The Quarterly Review, Volume 226

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John Murray, 1916 - English literature
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Page 379 - England. There shall be In that rich earth a richer dust concealed ; A dust whom England bore, shaped, made aware, Gave, once, her flowers to love, her ways to roam, A body of England's, breathing English air, Washed by the rivers, blest by suns of home.
Page 130 - Roused though it be full often to a mood Which spurns the check of salutary bands, That this most famous Stream in bogs and sands Should perish ; and to evil and to good Be lost for ever. In our halls is hung Armoury of the invincible Knights of old : We must be free or die, who speak the tongue That Shakspeare spake; the faith and morals hold Which Milton held. — In every thing we are sprung Of Earth's first blood, have titles manifold.
Page 131 - Two Voices are there ; one is of the Sea, One of the Mountains ; each a mighty Voice : In both from age to age Thou didst rejoice, They were thy chosen Music, Liberty...
Page 386 - I shall wear the bottoms of my trousers rolled. Shall I part my hair behind? Do I dare to eat a peach? I shall wear white flannel trousers, and walk upon the beach. I have heard the mermaids singing, each to each. I do not think that they will sing to me.
Page 134 - Thou hast left behind Powers that will work for thee; air, earth, and skies; There's not a breathing of the common wind That will forget thee; thou hast great allies; Thy friends are exultations, agonies, And love, and man's unconquerable mind.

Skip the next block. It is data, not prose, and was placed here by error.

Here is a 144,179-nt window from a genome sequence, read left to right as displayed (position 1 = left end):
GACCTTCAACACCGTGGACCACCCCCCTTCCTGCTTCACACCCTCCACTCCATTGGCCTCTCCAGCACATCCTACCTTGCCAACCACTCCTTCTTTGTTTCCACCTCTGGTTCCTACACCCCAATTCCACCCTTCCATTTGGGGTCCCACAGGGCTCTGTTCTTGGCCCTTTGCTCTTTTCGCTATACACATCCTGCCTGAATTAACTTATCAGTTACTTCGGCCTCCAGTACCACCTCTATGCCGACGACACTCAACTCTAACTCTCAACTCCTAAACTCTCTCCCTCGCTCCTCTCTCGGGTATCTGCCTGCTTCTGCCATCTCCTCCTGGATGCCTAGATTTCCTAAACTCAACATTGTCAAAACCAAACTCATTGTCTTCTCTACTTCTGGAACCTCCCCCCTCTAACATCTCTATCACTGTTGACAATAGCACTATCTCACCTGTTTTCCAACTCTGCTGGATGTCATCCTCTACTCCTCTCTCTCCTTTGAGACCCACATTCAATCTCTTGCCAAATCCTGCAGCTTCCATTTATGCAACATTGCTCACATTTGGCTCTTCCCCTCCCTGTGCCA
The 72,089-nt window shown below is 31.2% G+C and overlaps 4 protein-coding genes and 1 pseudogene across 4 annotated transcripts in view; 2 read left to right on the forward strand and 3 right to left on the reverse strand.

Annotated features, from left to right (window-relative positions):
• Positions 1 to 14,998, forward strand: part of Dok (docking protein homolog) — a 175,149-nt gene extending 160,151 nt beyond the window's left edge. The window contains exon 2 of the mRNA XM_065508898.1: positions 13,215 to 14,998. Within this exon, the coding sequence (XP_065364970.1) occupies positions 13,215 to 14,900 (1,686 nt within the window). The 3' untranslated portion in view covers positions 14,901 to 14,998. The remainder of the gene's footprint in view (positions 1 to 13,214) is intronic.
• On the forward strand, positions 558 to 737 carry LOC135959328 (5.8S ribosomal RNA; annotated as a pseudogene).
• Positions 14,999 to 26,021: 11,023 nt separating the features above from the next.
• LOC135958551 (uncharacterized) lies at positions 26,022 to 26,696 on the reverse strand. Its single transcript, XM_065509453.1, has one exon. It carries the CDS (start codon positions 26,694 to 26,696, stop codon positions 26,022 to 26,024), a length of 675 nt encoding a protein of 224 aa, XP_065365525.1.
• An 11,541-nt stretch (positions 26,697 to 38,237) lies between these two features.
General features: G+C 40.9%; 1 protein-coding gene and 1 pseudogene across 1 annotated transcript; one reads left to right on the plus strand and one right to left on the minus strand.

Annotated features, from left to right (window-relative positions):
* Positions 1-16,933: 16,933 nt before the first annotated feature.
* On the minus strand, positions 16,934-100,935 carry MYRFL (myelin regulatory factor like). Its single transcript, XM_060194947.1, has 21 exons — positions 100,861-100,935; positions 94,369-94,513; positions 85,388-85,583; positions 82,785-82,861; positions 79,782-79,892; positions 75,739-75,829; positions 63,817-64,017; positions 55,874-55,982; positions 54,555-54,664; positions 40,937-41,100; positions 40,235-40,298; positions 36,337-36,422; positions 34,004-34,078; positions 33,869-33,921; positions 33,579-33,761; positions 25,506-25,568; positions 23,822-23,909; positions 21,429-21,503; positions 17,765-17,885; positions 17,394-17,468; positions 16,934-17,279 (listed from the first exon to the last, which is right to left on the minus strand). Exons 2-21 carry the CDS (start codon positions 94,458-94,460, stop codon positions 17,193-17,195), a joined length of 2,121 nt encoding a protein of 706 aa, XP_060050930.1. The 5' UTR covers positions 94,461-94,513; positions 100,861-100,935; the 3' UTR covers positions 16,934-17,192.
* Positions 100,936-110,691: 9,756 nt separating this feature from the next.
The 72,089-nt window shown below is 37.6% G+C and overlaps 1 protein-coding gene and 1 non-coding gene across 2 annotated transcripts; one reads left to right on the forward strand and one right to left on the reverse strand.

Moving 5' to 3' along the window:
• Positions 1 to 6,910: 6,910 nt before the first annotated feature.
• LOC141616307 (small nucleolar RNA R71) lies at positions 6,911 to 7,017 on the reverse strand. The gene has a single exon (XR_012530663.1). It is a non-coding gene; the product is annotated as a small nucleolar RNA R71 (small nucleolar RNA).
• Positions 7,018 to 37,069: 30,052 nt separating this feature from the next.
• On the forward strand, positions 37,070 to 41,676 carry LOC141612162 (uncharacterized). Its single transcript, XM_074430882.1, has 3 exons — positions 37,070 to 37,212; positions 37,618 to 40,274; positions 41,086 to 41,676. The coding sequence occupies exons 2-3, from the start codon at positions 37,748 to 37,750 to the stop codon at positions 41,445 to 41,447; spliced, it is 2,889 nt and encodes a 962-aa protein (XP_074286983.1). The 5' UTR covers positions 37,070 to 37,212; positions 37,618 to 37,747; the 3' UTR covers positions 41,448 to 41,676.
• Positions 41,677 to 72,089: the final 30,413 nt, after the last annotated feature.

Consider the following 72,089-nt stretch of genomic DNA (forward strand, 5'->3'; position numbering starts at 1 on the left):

Page 199 - There are citizens of the United States, I blush to admit, born under other flags, but welcomed under our generous naturalization laws to the full freedom and opportunity of America, who have poured the poison of disloyalty into the very arteries of our national life...
Page 131 - Now, when I think of thee, and what thou art, Verily, in the bottom of my heart, Of those unfilial fears I am ashamed. For dearly must we prize thee ; we who find In thee a bulwark for the cause of men ; And I by my affection was beguiled : What wonder if a Poet now and then, Among the many movements of his mind, Felt for thee as a lover or a child ! OCTOBER, 1803.
Page 130 - Plain living and high thinking are no more : The homely beauty of the good old cause Is gone ; our peace, our fearful innocence, And pure religion breathing household laws...
Page 269 - But self-government, in my opinion, when it was conceded, ought to have been conceded as part of a great policy of imperial consolidation. It, ought to have been accompanied by an imperial tariff, by securities for the people of England for the enjoyment of the unappropriated lands which belonged to the sovereign as their trustee, and by a military code...
Page 211 - For my own part, I cannot consent to any abridgment of the rights of American citizens in any respect. The honor and self-respect of the nation is involved. We covet peace and shall preserve it at any cost but the loss of honor. To forbid our people to exercise their rights for fear we might be called upon to vindicate them would be a deep humiliation indeed.

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